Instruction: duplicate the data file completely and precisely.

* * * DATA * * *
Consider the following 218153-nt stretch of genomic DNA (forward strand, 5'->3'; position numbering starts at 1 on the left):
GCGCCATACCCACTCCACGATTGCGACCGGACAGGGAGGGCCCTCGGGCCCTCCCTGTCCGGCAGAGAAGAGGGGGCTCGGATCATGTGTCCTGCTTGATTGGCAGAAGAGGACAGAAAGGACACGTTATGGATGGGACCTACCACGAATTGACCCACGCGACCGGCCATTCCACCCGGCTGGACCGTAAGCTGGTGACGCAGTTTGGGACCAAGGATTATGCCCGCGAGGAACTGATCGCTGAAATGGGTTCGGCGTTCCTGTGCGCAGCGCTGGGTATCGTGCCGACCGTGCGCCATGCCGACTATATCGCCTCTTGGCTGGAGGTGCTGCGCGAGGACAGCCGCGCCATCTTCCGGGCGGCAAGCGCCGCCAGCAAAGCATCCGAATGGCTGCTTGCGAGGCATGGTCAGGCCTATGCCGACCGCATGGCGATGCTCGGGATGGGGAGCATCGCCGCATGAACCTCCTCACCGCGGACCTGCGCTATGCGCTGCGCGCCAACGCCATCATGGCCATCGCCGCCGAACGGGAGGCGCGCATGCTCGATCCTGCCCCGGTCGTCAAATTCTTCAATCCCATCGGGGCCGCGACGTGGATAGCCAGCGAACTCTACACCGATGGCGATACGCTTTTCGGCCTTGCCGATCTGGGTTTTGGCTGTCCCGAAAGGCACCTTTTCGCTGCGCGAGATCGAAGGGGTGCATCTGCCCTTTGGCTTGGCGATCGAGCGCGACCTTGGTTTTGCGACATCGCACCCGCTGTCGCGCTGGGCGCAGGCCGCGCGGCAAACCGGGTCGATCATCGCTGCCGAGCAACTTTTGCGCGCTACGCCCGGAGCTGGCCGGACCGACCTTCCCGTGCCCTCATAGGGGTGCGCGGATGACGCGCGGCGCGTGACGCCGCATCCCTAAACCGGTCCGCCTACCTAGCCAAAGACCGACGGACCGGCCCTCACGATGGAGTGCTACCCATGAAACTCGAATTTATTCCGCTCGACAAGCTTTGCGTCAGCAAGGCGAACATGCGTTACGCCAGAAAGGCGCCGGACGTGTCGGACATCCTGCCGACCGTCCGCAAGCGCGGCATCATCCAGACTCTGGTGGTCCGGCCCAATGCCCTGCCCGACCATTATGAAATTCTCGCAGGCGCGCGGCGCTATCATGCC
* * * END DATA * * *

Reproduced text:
Consider the following 218153-nt stretch of genomic DNA (forward strand, 5'->3'; position numbering starts at 1 on the left):
GCGCCATACCCACTCCACGATTGCGACCGGACAGGGAGGGCCCTCGGGCCCTCCCTGTCCGGCAGAGAAGAGGGGGCTCGGATCATGTGTCCTGCTTGATTGGCAGAAGAGGACAGAAAGGACACGTTATGGATGGGACCTACCACGAATTGACCCACGCGACCGGCCATTCCACCCGGCTGGACCGTAAGCTGGTGACGCAGTTTGGGACCAAGGATTATGCCCGCGAGGAACTGATCGCTGAAATGGGTTCGGCGTTCCTGTGCGCAGCGCTGGGTATCGTGCCGACCGTGCGCCATGCCGACTATATCGCCTCTTGGCTGGAGGTGCTGCGCGAGGACAGCCGCGCCATCTTCCGGGCGGCAAGCGCCGCCAGCAAAGCATCCGAATGGCTGCTTGCGAGGCATGGTCAGGCCTATGCCGACCGCATGGCGATGCTCGGGATGGGGAGCATCGCCGCATGAACCTCCTCACCGCGGACCTGCGCTATGCGCTGCGCGCCAACGCCATCATGGCCATCGCCGCCGAACGGGAGGCGCGCATGCTCGATCCTGCCCCGGTCGTCAAATTCTTCAATCCCATCGGGGCCGCGACGTGGATAGCCAGCGAACTCTACACCGATGGCGATACGCTTTTCGGCCTTGCCGATCTGGGTTTTGGCTGTCCCGAAAGGCACCTTTTCGCTGCGCGAGATCGAAGGGGTGCATCTGCCCTTTGGCTTGGCGATCGAGCGCGACCTTGGTTTTGCGACATCGCACCCGCTGTCGCGCTGGGCGCAGGCCGCGCGGCAAACCGGGTCGATCATCGCTGCCGAGCAACTTTTGCGCGCTACGCCCGGAGCTGGCCGGACCGACCTTCCCGTGCCCTCATAGGGGTGCGCGGATGACGCGCGGCGCGTGACGCCGCATCCCTAAACCGGTCCGCCTACCTAGCCAAAGACCGACGGACCGGCCCTCACGATGGAGTGCTACCCATGAAACTCGAATTTATTCCGCTCGACAAGCTTTGCGTCAGCAAGGCGAACATGCGTTACGCCAGAAAGGCGCCGGACGTGTCGGACATCCTGCCGACCGTCCGCAAGCGCGGCATCATCCAGACTCTGGTGGTCCGGCCCAATGCCCTGCCCGACCATTATGAAATTCTCGCAGGCGCGCGGCGCTATCATGCC